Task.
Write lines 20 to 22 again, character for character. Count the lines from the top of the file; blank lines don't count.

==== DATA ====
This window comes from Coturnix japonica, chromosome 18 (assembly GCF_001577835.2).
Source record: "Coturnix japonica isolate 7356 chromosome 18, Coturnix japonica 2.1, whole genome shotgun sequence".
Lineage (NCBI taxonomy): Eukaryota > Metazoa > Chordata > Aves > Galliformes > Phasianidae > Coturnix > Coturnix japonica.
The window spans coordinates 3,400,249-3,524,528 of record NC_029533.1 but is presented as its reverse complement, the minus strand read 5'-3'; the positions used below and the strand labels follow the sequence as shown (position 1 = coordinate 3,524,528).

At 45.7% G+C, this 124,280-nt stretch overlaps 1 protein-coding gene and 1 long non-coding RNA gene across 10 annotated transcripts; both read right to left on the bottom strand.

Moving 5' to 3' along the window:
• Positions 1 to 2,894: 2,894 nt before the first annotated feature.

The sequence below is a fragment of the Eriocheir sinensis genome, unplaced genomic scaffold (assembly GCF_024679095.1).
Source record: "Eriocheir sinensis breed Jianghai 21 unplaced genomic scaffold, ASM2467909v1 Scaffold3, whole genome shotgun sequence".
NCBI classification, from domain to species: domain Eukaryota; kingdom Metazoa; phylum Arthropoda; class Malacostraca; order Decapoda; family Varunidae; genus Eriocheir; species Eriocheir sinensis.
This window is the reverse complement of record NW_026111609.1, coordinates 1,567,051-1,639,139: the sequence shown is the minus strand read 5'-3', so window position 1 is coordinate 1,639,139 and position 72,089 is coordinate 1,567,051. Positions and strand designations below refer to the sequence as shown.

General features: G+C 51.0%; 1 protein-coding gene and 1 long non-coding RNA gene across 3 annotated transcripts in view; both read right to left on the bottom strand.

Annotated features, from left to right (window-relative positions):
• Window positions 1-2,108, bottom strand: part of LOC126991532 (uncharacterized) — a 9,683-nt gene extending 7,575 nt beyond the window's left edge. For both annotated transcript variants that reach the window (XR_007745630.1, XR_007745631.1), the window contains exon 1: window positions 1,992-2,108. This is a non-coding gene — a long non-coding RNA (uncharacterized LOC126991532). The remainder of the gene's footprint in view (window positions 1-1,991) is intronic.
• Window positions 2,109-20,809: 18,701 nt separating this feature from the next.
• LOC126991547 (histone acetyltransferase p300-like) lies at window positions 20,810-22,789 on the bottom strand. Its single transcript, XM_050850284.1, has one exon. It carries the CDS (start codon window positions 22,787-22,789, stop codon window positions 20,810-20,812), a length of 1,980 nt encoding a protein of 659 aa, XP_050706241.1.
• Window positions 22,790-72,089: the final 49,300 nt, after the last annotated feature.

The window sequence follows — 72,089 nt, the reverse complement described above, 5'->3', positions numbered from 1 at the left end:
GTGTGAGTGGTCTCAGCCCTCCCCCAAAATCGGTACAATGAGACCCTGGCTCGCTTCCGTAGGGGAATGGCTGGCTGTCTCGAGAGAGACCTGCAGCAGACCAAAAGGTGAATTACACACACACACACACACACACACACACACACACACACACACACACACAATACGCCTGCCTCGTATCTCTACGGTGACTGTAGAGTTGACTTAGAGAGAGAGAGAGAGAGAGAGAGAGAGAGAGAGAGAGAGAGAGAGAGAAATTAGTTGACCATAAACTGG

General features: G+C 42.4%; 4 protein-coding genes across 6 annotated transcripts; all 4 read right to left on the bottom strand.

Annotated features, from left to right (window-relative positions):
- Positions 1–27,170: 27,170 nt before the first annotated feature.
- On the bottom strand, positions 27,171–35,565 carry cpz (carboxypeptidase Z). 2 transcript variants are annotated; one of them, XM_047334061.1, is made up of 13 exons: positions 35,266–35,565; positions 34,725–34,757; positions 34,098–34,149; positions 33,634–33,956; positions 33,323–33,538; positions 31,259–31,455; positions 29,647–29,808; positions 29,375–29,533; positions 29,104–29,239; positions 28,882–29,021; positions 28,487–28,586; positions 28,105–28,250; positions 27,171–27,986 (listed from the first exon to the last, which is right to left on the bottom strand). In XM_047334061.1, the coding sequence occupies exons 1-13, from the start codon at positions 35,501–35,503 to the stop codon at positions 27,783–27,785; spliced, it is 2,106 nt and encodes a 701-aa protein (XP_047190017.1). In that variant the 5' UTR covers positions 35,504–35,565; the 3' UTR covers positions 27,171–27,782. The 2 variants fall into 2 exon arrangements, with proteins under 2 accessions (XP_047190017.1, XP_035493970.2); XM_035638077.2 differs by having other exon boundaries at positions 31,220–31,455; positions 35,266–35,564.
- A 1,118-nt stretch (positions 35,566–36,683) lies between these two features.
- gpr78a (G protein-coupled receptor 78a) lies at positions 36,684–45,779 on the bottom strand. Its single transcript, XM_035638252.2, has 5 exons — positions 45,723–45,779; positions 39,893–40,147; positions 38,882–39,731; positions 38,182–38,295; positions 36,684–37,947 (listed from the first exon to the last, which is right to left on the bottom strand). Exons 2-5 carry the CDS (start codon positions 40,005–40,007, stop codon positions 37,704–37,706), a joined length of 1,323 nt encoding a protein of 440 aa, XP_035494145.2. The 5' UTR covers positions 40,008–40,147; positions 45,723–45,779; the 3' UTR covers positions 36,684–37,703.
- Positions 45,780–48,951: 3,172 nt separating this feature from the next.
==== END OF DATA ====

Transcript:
General features: G+C 42.4%; 4 protein-coding genes across 6 annotated transcripts; all 4 read right to left on the bottom strand.

Annotated features, from left to right (window-relative positions):
- Positions 1–27,170: 27,170 nt before the first annotated feature.